EnglishEdit

EtymologyEdit

From Middle English elat, elate, from Latin ēlātus (exalted, lofty), perfect passive participle of efferō (bring forth or out; raise; exalt), from ē (out of) (short form of ex) + ferō (carry, bear).

PronunciationEdit

VerbEdit

elate (third-person singular simple present elates, present participle elating, simple past and past participle elated)

  1. (transitive) To make joyful or proud.
  2. (transitive) To lift up; raise; elevate.

TranslationsEdit

AdjectiveEdit

elate

  1. elated; exultant
    • (Can we date this quote by Alexander Pope and provide title, author's full name, and other details?)
      O, thoughtless mortals! ever blind to fate, / Too soon dejected, and dejected, and too soon elate.
    • (Can we date this quote by Mrs. H. H. Jackson and provide title, author's full name, and other details?)
      Our nineteenth century is wonderfully set up in its own esteem, wonderfully elate at its progress.
  2. (obsolete) Lifted up; raised; elevated.
    • (Can we date this quote by Fenton and provide title, author's full name, and other details?)
      with upper lip elate
    • (Can we date this quote by Sir W. Jones and provide title, author's full name, and other details?)
      And sovereign law, that State's collected will, / O'er thrones and globes, elate, / Sits empress, crowning good, repressing ill.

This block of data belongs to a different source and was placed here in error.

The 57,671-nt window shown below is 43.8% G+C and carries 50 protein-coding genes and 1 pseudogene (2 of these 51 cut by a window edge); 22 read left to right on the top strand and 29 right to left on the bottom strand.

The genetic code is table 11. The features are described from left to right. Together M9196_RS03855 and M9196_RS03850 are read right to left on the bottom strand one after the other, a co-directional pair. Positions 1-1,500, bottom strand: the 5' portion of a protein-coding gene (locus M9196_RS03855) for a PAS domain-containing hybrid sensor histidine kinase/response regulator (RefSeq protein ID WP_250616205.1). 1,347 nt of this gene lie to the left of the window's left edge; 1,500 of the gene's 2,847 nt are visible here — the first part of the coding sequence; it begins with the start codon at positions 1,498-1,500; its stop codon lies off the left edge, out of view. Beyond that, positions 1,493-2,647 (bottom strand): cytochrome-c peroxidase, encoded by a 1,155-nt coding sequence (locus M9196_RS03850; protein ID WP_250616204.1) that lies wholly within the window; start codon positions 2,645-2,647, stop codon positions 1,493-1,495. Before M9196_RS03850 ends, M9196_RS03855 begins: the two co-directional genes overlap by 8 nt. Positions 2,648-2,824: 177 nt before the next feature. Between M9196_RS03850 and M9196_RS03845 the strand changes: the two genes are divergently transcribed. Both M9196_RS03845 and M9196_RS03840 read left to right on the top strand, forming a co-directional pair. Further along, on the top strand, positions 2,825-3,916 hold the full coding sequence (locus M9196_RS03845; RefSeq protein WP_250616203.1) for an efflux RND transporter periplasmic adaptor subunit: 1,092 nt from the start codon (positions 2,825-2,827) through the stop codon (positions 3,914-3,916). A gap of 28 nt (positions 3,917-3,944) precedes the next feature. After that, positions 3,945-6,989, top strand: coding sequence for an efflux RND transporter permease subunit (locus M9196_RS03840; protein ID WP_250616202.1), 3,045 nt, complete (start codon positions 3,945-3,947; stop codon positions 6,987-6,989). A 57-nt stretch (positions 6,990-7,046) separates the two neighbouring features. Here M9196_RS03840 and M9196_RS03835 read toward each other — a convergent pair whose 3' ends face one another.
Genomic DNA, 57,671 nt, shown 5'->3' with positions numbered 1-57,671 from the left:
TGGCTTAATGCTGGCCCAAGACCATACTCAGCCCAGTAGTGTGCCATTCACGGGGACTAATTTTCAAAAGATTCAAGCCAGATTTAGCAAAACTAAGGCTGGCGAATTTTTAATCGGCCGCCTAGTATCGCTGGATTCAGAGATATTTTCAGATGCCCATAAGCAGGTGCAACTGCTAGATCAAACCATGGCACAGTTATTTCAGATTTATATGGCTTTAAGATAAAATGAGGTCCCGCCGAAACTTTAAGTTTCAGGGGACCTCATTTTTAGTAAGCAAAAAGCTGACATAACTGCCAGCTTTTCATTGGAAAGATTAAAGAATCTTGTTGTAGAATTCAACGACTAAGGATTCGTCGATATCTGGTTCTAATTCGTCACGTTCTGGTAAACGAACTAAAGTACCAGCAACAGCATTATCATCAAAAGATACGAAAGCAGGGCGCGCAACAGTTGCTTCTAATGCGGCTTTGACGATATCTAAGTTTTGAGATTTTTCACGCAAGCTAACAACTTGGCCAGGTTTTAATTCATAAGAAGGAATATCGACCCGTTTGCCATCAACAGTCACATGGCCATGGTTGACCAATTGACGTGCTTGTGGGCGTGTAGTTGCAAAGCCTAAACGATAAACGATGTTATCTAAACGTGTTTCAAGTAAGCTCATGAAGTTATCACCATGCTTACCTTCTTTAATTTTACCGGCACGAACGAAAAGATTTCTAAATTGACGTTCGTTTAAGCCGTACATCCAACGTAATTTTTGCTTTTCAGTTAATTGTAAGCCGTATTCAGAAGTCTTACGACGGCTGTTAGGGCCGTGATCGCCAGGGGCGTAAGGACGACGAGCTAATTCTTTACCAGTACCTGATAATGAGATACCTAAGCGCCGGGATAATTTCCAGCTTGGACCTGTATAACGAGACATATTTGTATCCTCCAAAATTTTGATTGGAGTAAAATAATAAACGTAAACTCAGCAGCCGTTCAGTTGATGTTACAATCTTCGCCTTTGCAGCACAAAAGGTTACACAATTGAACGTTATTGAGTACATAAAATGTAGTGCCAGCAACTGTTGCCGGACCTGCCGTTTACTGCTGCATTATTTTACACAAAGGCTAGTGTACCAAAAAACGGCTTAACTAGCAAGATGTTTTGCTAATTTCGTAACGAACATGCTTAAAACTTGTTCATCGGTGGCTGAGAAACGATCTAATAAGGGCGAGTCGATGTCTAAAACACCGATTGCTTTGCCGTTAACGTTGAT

QuotationsEdit

Related termsEdit

AnagramsEdit


EstonianEdit

VerbEdit

elate

  1. second-person plural present indicative of elama

LatinEdit

Etymology 1Edit

From ēlātus (exalted, lofty), perfect passive participle of efferō (bring forth or out; raise; exalt), from ē (out of), short form of ex, + ferō (carry, bear).

PronunciationEdit

AdverbEdit

ēlātē (comparative ēlātus or ēlātius, no superlative)

  1. loftily, proudly
    • (Can we date this quote?) Gellius: Noctes Atticae, Book 9, Chapter 15, Verse 4
      Introit adulescens et praefatur arrogantius et elatius, quam aetati eius decebat, ac deinde iubet exponi controversias.
      The young fellow entered the room, made some preliminary remarks in a more arrogant and presumptuous style than became his years, and then asked that subjects for debate be given him.
Related termsEdit

Etymology 2Edit

Borrowed from Ancient Greek ἐλάτη (elátē).

PronunciationEdit

NounEdit

elatē f (genitive elatēs); first declension

  1. A sort of fir
  2. The leaf of the palm bud
DeclensionEdit

First-declension noun (Greek-type).

Case Singular Plural
Nominative elatē elatae
Genitive elatēs elatārum
Dative elatae elatīs
Accusative elatēn elatās
Ablative elatē elatīs
Vocative elatē elatae

ReferencesEdit


Middle EnglishEdit

AdjectiveEdit

elate

  1. Alternative form of elat